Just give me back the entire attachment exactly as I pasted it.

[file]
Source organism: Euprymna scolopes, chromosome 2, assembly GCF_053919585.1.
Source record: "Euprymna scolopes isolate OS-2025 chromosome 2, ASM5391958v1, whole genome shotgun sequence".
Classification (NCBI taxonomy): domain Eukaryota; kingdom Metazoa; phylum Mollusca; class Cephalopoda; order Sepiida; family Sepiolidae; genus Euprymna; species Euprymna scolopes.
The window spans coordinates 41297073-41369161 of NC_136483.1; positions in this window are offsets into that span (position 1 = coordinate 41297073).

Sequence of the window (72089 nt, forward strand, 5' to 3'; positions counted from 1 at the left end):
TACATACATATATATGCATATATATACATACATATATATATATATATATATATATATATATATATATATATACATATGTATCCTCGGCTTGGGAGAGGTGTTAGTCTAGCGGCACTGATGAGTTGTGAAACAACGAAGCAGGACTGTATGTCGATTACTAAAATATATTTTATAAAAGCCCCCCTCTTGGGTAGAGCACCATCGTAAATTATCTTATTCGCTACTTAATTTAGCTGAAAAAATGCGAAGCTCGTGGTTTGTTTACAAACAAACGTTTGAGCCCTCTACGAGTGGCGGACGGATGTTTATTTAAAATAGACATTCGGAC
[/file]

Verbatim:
Source organism: Euprymna scolopes, chromosome 2, assembly GCF_053919585.1.
Source record: "Euprymna scolopes isolate OS-2025 chromosome 2, ASM5391958v1, whole genome shotgun sequence".
Classification (NCBI taxonomy): domain Eukaryota; kingdom Metazoa; phylum Mollusca; class Cephalopoda; order Sepiida; family Sepiolidae; genus Euprymna; species Euprymna scolopes.
The window spans coordinates 41297073-41369161 of NC_136483.1; positions in this window are offsets into that span (position 1 = coordinate 41297073).

Sequence of the window (72089 nt, forward strand, 5' to 3'; positions counted from 1 at the left end):
TACATACATATATATGCATATATATACATACATATATATATATATATATATATATATATATATATATATATACATATGTATCCTCGGCTTGGGAGAGGTGTTAGTCTAGCGGCACTGATGAGTTGTGAAACAACGAAGCAGGACTGTATGTCGATTACTAAAATATATTTTATAAAAGCCCCCCTCTTGGGTAGAGCACCATCGTAAATTATCTTATTCGCTACTTAATTTAGCTGAAAAAATGCGAAGCTCGTGGTTTGTTTACAAACAAACGTTTGAGCCCTCTACGAGTGGCGGACGGATGTTTATTTAAAATAGACATTCGGAC